Finish: lingering pepper and sherry, a touch of bitter wood and mocha, vanilla

The Real Deal. There's a reason they bottle it at this strength. Completely in your face whisky. Everything is big and it holds nothing back. There's a fairly strong amount of burn, which is somewhat unsurprising given the bottling proof and age, but it's a bit hard to pick out from the big pepper flavors on the palate and finish. As I mentioned above, I think this could be an even better whisky if there were a greater proportion of older malt in this whisky as it could do with just a bit more refinement.

There are comparisons to be made with Arran's Sherry Single Cask, as they both have similar flavor profiles, but the Macallan CS is younger and brasher. The Arran is big and bold with lots of pepper, but feels like a more integrated whole, whereas the Macallan jerks you around a bit. The Macallan also shows a much stronger sherry influence, which I'm guessing comes from first-fill casks. At the moment I'd have to give the nod to Arran as they're the same price here in Oregon, but eleswhere the Macallan would be a slightly better value.

As you can see, there are basically the same elements at each strength, but the manner and degree to which they present themselves can vary significantly. Personally, I'm most fond of the 50% and full strength versions. The 50% is probably the most balanced, with some of the harsher edges rounded out without becoming quite as subdued as the 45% version. However, there are times that the full-blast cask strength is what I want and it offers quite a ride. I'd highly suggest experimenting with dilutions at different strengths when you get a cask strength whisky. There are other perspectives to be found within when it's not running at full bore.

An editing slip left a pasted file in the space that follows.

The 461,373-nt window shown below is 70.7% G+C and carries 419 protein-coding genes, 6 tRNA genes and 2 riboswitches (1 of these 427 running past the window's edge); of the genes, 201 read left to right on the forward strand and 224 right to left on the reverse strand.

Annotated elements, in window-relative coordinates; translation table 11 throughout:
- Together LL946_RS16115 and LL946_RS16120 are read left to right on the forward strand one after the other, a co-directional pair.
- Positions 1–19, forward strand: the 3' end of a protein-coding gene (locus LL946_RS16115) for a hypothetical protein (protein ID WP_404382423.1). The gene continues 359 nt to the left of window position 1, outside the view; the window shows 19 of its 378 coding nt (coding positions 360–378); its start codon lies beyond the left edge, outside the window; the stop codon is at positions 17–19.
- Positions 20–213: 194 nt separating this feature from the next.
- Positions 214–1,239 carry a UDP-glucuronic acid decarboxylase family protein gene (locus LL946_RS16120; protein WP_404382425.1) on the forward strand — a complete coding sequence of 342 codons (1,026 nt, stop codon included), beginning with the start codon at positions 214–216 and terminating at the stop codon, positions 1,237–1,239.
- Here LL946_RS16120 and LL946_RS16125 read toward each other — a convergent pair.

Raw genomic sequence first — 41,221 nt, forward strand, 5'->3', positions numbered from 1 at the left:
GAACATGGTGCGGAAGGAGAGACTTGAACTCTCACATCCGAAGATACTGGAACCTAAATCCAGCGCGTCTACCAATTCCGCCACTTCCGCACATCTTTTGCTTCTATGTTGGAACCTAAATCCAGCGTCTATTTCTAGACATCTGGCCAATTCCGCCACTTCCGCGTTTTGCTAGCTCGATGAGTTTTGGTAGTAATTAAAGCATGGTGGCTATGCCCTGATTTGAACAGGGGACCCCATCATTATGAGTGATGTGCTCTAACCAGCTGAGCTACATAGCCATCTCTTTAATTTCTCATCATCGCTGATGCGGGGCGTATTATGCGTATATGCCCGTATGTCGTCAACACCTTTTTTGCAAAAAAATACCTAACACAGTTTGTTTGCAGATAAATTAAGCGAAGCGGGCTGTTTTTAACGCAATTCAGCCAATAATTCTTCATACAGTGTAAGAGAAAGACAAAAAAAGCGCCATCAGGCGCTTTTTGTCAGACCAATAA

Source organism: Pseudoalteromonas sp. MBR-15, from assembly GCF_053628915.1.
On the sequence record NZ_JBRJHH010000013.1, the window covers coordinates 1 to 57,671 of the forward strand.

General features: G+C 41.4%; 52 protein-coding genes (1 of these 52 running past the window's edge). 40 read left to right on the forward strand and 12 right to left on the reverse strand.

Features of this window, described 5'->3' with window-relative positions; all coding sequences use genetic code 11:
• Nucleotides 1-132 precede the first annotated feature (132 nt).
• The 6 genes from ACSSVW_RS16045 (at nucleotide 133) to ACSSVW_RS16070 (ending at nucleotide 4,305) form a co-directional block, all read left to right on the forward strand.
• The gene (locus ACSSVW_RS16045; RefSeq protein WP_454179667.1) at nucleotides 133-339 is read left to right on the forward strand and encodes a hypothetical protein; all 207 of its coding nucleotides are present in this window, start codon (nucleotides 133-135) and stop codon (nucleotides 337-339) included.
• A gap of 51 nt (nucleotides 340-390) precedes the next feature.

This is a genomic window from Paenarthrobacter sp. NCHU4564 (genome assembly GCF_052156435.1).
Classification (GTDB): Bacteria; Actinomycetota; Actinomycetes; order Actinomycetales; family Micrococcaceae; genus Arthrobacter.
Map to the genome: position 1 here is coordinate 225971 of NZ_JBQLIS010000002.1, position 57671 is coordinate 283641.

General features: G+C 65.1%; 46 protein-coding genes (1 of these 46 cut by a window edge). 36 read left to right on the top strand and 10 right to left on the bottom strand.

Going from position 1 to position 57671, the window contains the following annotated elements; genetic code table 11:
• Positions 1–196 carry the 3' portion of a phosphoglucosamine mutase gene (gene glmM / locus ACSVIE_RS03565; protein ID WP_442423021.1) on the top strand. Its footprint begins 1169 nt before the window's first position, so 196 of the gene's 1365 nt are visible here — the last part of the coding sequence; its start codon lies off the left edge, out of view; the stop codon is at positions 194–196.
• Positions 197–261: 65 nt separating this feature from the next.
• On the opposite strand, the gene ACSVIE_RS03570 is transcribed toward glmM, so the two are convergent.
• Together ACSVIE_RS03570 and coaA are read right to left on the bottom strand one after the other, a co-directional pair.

1. Brilliant experimental post on a topic near and dear to my heart. I'm going to tweet about this right away. Full praise for bottling and allowing time for integration - it's key. I'd like to do this with other cask strength expressions. Very useful info - again.

  2. FYI - I put this out on Twitter twice - once as follows:

    "Wondering how much water to put in that Cask Strength dram? Fantastic empirical experiment on Chemistry of the Cocktail"

    So far it has been retweeted by Jessamine McLellan (a wine manager at a Michelin starred restaurant in the SF Bay area), Local913 (the liquor service worker's union) and SMWSAmerica (the Single Malt Whisky Society). I hope this produces some of the excitement this kind of fascinating empirical thinking deserves.

    1. Thanks for the links, Josh. I should probably get with this whole Twitter business one of these days, though I've been a curmudgeon on that front for a while.

      I think it's really useful to consider these kinds of things, as it helps to understand why distillers bottle at different proofs. As whisky people, there's a relatively strong sense that higher strength is always better, but the character of a whisky can change fairly dramatically depending on the bottling proof, both for good and bad. Sometimes it looks to be a purely financial decision (*cough*Glenfiddich*cough*), but there are cases where higher strength makes a whisky too closed.

  3. Absolutely true, Jordan, but water takes time to properly integrate so on the spot dilution of more than a few drops can produce a watery body, loss of sweetness and intensity, and paradoxically increased sensation of heat. Allowing the water to sit for a period to integrate help ameliorate these effects but I noticed continued improvement on every time scale I tested from 30 minutes to 9 days. Folks generally don't wait that long. You pour and within 10-15 minutes want to be drinking.

    Knowing preferred dilution levels would help by letting you vat some with water in advance (as you did) with drastically better results.

    Bottom line is most whisky generally tastes best between 45-55% abv but most whisky seems to be bottled at the extremes of 40% or 60%+.

  4. Oh - and BTW - welcome to twitter @cocktailchem
    You're going to have a lot of fun (but, perhaps, be a bit less productive).